Related to my recent question: Why was the Space Shuttle Orbiter's in-orbit time limited?

I was told a limiting factor to time in orbit is that the cryogenic gases used as reactants by the Shuttle's fuel cells would be vented when not used due to pressure buildup (from heating). I was told 1) being a closed-loop system[1] is unrelated 2) the cooling system[1] of the fuel cells would not be considered in normal operation if there's [little to] no draw.

Q: Was there a mechanism to vent fuel cell reactants on the Shuttle?
If yes, what were the conditions required?

1: spaceflight.nasa.gov/shuttle/reference/shutref/orbiter/eps/pwrplants.html


2 Answers 2


The Power Reactant Supply and Distribution (PRSD) aka cryo tanks on the orbiter had relief valves that fed manifolds that vented overboard, H2 on the starboard side, O2 on the port, both over the wings. This shows the starboard side.

enter image description here

Here is a drawing showing the overboard relief from the Press Manual.

enter image description here

The other answer is talking about the "manifold relief valves" which allowed an isolated, overpressurized cryo manifold to relieve back into the tanks. It was not a tank or overboard pressure relief system.

The H2 tank relief valves cracked at 302 psig, the O2 at 1005 psig. Normal pressure was ~ 250 for H2, 850 for O2.

AFAIK this never happened in the history of the program. EGIL (the flight control position responsible for the electrical system) would have been in big trouble. The PRSD tanks were vacuum insulated (I know it sounds redundant, but the Orbiter did operate in the atmosphere) and normal usage kept the tanks below the crack pressures. In fact normal ops was turning heaters on to keep the pressure up.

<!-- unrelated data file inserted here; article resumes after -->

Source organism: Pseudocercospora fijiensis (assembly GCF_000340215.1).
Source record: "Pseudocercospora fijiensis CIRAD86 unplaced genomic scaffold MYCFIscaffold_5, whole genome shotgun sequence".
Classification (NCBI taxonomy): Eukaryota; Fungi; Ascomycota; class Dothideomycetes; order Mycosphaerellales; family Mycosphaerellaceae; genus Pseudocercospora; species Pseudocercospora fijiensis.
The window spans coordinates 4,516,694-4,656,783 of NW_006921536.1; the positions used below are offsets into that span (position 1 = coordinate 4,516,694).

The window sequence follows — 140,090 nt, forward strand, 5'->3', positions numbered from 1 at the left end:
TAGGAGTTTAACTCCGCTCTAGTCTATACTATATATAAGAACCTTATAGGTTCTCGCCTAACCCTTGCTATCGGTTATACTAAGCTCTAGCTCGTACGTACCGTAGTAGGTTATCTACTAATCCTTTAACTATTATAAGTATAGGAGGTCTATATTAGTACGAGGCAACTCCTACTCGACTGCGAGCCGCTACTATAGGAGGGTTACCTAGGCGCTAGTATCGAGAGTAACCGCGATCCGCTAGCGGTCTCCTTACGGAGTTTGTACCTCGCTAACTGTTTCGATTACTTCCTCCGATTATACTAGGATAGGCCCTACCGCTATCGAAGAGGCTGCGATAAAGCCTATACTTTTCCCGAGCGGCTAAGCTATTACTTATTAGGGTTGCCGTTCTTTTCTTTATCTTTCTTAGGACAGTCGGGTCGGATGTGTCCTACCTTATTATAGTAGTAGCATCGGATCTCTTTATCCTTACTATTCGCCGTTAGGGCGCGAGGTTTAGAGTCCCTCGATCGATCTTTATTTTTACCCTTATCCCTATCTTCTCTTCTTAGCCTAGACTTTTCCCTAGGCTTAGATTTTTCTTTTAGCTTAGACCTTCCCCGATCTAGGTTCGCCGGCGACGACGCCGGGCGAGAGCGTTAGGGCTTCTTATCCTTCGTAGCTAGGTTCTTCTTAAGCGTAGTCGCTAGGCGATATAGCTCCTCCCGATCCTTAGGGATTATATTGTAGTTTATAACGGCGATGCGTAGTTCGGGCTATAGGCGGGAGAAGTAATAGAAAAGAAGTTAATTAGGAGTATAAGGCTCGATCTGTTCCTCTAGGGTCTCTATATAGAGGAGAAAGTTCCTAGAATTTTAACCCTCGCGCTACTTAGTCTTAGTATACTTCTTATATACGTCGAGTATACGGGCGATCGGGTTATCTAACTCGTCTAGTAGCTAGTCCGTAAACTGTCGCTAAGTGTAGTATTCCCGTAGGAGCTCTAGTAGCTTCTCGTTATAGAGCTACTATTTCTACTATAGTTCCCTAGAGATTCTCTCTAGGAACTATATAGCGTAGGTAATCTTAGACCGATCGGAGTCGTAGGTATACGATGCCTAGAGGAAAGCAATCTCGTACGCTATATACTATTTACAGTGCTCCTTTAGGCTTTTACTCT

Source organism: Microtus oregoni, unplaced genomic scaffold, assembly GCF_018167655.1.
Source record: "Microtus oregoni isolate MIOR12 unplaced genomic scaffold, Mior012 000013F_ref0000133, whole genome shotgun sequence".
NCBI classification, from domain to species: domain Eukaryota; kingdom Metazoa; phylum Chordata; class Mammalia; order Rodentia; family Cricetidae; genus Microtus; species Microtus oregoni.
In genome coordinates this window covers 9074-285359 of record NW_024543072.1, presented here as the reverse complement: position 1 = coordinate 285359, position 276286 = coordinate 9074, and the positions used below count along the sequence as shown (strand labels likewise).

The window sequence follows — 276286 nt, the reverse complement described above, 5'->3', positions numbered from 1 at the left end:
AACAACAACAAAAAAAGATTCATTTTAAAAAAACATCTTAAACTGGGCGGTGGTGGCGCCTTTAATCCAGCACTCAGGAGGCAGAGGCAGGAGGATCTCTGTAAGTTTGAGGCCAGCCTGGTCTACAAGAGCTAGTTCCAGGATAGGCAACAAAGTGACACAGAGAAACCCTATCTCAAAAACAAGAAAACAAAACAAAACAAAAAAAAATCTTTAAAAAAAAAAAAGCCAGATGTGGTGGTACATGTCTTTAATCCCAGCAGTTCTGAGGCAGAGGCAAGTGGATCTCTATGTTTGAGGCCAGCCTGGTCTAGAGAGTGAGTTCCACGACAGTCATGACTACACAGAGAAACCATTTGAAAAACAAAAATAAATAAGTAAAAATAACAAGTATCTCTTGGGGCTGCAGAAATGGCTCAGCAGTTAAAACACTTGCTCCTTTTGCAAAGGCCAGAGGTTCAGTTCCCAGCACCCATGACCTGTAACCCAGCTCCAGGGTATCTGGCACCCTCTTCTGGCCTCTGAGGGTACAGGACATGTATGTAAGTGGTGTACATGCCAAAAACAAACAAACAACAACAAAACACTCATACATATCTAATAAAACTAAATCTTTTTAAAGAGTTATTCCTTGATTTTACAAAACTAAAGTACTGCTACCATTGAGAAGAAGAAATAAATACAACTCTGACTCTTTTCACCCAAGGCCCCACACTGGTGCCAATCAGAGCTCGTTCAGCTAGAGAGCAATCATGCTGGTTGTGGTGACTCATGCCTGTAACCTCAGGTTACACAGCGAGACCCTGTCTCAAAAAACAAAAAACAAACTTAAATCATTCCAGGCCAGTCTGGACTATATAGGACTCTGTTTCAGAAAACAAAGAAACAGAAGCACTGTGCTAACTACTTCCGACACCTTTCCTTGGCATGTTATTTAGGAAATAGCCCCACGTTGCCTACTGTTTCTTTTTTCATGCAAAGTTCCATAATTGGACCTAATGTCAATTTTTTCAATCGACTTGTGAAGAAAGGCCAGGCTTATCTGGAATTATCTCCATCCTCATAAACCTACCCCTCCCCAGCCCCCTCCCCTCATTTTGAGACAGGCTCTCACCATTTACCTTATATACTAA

See here https://space.stackexchange.com/a/39233/6944 for info on cryo tanks and normal operations

You could also vent reactants through the fuel cells themselves - this was called "purging". The valves that did that were not pressure operated though, they were opened by the crew. This purging was done routinely, every flight.

Source: Diagram- Shuttle Operational Data Book Vol IV aka the Crash Book and personal notes.

Addendum showing what a normal pressure history in the tanks was like:

I've added a plot showing actual cryo tank pressure data from STS-88. The pressure in the 5 O2 cryo tanks is plotted, the graph covers about 30 minutes. At the beginning, one tank's heaters are in AUTO and the heaters are cycling to supply the fuel cell demand. When the crew turned the heaters off for a test, the pressure dropped and all 5 of the tanks supplied the demand. When the crew put the heaters back in AUTO, the one tank picked up all the demand.

enter image description here

  • $\begingroup$ This is lovely info. With the check valves (the ones with the arrows), how does the manifold relief reroute back to the tanks? Not shown here? $\endgroup$
    – ymb1
    Commented May 19, 2021 at 17:41
  • 1